Sugars are added to many processed foods to improve palatability and enhance sweetness. Unfortunately, they add calories, cause blood sugar spikes, and make weight management more difficult. Look for added sugars in flavored and sweetened beverages, condiments, candies, and baked goods. Reduce your risk of prediabetes by reading and incorporating suggestions from this ultimate guide to low-sugar foods. 


Excessive alcohol intake can increase blood sugar and blood pressure. Alcoholic beverages are usually high in calories and sugar, which means they can cause blood sugar spikes and lead to weight gain. Alcohol consumption can also disrupt sleep and increase inflammation. When the quality of your sleep declines, you are at an increased risk of prediabetes. If you consume alcohol, try to limit how much you drink and how often.³⁶ Try to aim for no more than one drink per day for women and no more than two drinks per day for men.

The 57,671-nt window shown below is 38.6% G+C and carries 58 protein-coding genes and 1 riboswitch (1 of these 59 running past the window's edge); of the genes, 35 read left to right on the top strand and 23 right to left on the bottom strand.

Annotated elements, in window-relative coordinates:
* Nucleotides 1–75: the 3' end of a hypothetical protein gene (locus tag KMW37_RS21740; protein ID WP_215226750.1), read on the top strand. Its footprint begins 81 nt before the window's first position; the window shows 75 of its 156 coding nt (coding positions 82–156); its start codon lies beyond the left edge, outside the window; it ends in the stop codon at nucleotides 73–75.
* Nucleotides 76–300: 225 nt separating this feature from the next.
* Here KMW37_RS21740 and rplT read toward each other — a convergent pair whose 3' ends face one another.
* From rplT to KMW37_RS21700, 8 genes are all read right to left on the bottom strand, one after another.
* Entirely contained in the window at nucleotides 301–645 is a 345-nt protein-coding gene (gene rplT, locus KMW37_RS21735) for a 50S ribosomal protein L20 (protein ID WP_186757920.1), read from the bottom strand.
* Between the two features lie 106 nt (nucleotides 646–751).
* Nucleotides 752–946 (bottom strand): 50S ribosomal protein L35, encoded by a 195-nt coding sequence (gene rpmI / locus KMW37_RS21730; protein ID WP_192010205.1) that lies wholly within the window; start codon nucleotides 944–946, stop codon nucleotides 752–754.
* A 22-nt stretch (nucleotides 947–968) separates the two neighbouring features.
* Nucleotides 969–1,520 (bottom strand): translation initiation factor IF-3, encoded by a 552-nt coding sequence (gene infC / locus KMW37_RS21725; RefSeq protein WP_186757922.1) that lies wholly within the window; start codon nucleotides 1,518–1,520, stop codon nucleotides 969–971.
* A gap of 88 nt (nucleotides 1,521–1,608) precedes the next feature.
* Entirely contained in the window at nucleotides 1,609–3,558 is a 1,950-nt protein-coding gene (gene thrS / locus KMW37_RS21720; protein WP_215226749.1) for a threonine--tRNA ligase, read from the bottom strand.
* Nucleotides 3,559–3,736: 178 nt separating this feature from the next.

Improve your sleep routine

Your brain does not shut down when you go to sleep. During sleep, the brain and body get rid of waste, release hormones, recharge cells, and work on learning and memory. Disrupted or insufficient sleep increases your risk of insulin resistance, prediabetes, type 2 diabetes, metabolic syndrome, obesity, high blood pressure, abnormal blood lipids, and heart disease. Even one night of sleep deprivation can increase insulin resistance and the risk of developing prediabetes.³⁷ Aim for 7 to 8 hours of restful sleep each night.

Stress management